Career Advice:

Sale of Your Small Business

Selling a business, no matter how successful it may be, is never an easy task. It requires a lot of time and effort on the part of the owner. Anyone who becomes interested in the business and perhaps would like to make an offer is going to want a tremendous amount of information about every and all aspects of the business before they consider buying it. On top of all of this, you will still have to find the time and resources necessary to maintain your business and keep it functioning as well as it ever had. And then of course there are those pesky legal fees and obligations on top of everything else. Sigh. So what is the best way to go about selling your business?

First things first. You should inform your employees that you are planning to put the business up for sale. It is much better for all involved if employees find out from the owner rather than from hearing it from someone else. Let them know what you expect to come from the sale as far as their positions go. Be positive but also be honest. If you are expecting to be selling the business to an owner who will want to retain the current employees, definitely let them know this. This will probably refrain them all from up and running and dashing after the first new replacement job they can find. It is not in your best interest to have all your workers quitting your company leaving you to maintain all the day-to-day business processes on top of all the extra time you are going to be spending trying to sell it. Besides, should you not find what you are looking for from potential buyers, you may just decide not to sell after all and be left with a business bereft of its valuable employees.

Next you should consider who you may want to sell your business to as well as if you still want to work for the business when the ownership is no longer in your name. Often a prospective buyer will want to keep the previous owner on board to continue running the company. If this is what you have in mind, be sure to get the conditions of your employment in writing. As for who may be the most interested in your company and willing to pay the highest price, consider marketing your business to a larger corporation. Often times, a small business is worth more to an established corporation than it is to an individual. Any corporation that you are currently engaged in any type of cooperative effort with should be targeted as a potential buyer.

The best way to figure what your business is worth and how much you can expect to get for it is to do a little researching into what similar businesses in your area got for their companies. Unfortunately, most small businesses sell for significantly less than what the owner was initially asking for it. Figuring the amount you are likely to get from offers can help to prepare you for the eventuality that you might get less than expected and you may just change your mind about selling at this particular time.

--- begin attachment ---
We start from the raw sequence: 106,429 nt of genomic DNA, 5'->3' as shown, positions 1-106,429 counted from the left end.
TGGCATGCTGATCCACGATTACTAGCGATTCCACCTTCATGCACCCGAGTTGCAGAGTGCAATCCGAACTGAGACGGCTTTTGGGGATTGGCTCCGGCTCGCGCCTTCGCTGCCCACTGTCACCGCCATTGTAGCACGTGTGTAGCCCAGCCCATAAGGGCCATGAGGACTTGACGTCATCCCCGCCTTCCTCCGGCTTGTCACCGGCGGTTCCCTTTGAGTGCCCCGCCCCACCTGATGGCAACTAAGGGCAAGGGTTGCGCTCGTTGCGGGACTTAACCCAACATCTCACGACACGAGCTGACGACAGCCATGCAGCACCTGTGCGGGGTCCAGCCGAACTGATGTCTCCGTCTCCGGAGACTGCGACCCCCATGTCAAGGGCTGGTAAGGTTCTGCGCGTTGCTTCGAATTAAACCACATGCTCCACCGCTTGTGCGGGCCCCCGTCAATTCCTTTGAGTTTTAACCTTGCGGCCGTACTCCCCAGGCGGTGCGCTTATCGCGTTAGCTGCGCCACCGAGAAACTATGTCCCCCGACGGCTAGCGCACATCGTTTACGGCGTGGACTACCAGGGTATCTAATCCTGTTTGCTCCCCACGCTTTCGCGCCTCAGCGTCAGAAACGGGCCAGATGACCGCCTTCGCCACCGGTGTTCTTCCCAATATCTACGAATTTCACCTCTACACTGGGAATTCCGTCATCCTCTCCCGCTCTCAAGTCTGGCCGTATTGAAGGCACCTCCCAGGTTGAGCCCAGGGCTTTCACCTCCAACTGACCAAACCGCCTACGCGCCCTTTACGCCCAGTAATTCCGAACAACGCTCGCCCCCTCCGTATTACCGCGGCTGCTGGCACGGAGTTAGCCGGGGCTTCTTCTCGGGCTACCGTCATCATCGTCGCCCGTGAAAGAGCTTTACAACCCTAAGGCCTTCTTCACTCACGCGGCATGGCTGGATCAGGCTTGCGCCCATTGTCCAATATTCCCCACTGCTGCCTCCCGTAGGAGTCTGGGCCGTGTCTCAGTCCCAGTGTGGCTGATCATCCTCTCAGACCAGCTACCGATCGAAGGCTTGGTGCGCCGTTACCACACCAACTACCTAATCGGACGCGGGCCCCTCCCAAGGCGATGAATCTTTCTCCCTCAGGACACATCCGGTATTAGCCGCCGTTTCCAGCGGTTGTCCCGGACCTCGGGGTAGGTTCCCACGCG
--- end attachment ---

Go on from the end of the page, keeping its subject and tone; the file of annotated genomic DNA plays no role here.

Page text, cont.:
After all of the pre-evaluations, you are ready to go for it. The first thing you need to do to get yourself ready for potential buyers is get your paperwork together. Most buyers like to see profit and loss statements as well as all balance sheets for the last five years of operation of the business. Most buyers will be very interested in who prepared your financial statements. If you normally prepare them yourself, you may consider having a firm prepare them just for the sake of the sale. It often looks much more acceptable to a buyer when finances have been taken care of by a professional. However, should you decide to continue taking care of the business finances yourself as you always had, producing a copy of prior tax returns may help to alleviate any anxiety prospective buyers may have in regards to the financial records of the business.

Finally, you will need to retain the services of an attorney. There are two key areas where it is strongly suggested you use a lawyer. One is when you prepare a circular or brochure summarizing your business for potential buyers. When new owners take over, they sometimes do not have the expertise or zest that a former owner had and the business may not bring in the revenues that it had before the sale. This can sometimes lead to litigation whereby the new owner claims that the business was misrepresented to him in the selling/buying phase. Having an attorney review the material you intend to use to market your business can eliminate lawsuits in the future. The second time it is encouraged that you use an attorney is when you prepare a purchase or sales agreement. Buying and selling a business can be a lot more complex than it looks and the wording of a sales agreement may not say what you think it says.